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Pregnancy and Parenting

Baby (primary) Teeth

What are the signs of teething?
How can I help him when he's teething?
When do teeth come in?
When do teeth fall out?
Should we brush?
What about soothers and thumbs?
Vitamins for healthy teeth?
Can bedtime bottles really harm her teeth?

Q: What are the signs of teething?

A: Good Question!!  This can differ immensely from baby to baby.  Some babies just wake up one morning with teeth, some can go through painful discomfort, as agonizing for the parents as for the baby.
Common symptoms include:
* crankiness
* lack of appetite
* change in sleep patterns, sleeplessness
* drooling, excessive saliva
* pink or red cheeks
* chewing or sucking on fingers and toys
* upset tummy
* coughing
* occasionally a slight fever
If your baby should get a high temperature, seek medical attention.

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Q: How can I help him when he's teething?
A: Nothing can be harder than to see your baby hurting. There are a few things that you can do to help alleviate some of the discomfort.
* Teething accessories can be purchased.  The rubbery ones and the liquid filled ones. Do not put these in the freezer!!! This can freeze your baby or cause frostbite. Make sure they are clean and let baby chew away!
* A cold wet cloth for baby to suck on can help soothe the gums, and it keeps baby busy too!
Pain and teething medications should be used only the advice from your doctor or pediatrician.

Q: When do teeth come in?
A: Please refer to the chart. (CLICK HERE for an image)  These dates are just a guideline.  Teeth can come in much earlier or later. Teething time can be a family characteristic, or genetic.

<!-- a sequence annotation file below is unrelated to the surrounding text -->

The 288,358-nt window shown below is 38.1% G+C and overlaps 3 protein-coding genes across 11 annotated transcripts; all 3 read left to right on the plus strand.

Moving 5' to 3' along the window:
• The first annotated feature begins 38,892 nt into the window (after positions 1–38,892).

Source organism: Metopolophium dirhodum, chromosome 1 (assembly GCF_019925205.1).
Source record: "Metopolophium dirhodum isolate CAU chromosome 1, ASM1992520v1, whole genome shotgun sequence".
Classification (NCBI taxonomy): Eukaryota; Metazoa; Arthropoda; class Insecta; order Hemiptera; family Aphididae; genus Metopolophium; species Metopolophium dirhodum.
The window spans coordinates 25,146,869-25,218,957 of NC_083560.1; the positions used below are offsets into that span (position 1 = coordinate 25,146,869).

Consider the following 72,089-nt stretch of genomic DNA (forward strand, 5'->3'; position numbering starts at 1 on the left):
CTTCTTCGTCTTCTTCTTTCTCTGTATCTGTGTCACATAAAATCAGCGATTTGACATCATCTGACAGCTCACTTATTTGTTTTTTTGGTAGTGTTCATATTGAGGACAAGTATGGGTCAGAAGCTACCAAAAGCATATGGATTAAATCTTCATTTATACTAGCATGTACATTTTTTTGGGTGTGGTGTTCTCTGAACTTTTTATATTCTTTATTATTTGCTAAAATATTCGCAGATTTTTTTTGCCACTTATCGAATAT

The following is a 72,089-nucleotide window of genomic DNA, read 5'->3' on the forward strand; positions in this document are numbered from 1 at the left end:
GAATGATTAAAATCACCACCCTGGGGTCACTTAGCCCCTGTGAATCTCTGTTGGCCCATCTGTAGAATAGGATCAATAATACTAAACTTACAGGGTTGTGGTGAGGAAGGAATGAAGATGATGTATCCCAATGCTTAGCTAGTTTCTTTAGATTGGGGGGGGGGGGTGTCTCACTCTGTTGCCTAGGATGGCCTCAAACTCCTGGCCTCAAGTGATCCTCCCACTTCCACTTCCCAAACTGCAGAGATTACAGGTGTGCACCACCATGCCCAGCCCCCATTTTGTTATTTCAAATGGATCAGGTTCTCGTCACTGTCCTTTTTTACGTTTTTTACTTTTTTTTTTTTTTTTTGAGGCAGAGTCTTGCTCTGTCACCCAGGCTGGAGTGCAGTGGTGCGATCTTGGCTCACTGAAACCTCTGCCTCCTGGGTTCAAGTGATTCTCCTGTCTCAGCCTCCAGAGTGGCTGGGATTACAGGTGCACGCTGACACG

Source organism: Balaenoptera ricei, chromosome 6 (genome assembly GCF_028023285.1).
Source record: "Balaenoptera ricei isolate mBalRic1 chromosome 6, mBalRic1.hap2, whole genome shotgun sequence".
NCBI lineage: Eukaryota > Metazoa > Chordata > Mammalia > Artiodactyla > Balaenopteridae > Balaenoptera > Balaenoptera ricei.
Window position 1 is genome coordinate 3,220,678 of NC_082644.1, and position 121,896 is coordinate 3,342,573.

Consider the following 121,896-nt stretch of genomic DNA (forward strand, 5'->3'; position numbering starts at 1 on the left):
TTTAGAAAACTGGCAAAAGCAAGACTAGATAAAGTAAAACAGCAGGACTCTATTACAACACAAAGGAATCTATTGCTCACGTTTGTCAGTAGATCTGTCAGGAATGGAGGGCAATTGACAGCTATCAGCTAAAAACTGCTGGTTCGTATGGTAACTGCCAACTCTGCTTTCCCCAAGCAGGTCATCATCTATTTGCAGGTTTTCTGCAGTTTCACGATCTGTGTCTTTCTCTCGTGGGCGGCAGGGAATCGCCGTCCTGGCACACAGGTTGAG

Central Incisors 7-12 months 6-10 months
Lateral Incisors 9-13 months 7-16 months
Canines 16-22 months 16-23 months
First Molars 13-19 months 12-18 months

Second Molars

25-33 months 20-31 months

Q: When do teeth fall out?
A: Please refer to the chart. (CLICK HERE for an image)  These dates are just a guideline.  Teeth can fall out earlier or later.

Central Incisors 6-8 years 6-8 years
Lateral Incisors 7-8 years 7-8 years
Canines 10-12 years 9-12 years
First Molars 9-11 years 9-11 years

Second Molars

10-12 years 10-12 years

Q: Should we brush?
A: Dental hygiene is just as important for these little teeth as it is for the permanent teeth.  These little teeth need to be healthy for 6-12 years until the permanent teeth are in.
"Brushing" can start before the teeth are even in to get your baby accustomed to having something poking around in his mouth. Try a small piece of clean gauze wrapped around your finger and wipe the teeth and/or gums clean after feedings.  When using a tooth brush, use the same method adults are taught... brush up, the way the tooth grows, to avoid catching food in the gums.

Q: What about soothers and thumbs?
A: This seems to be mostly a matter of opinion. Prolonged use of either of these, could possibly alter the teeth growth.  Some say one is better than the other, but the parent and the child are the only only ones who can decide what is best for that child.

Q: Vitamins for healthy teeth?
A: Calcium is of course very important in the development and maintenance of teeth.  Vitamin D helps the teeth use the calcium efficiently.  Vitamin A is needed for normal enamel formation.  A well balanced, healthy diet is the best bet yet!

Q: Can bedtime bottles really harm her teeth?
A: If your baby receives a bedtime bottle, or falls asleep while nursing, now may be a good time to break that habit.  Lactose can play a big part in tooth decay.  The saliva that normally helps to wash the mouth, decreases during sleep, leaving the sugars to do their dirty work on those little teeth.

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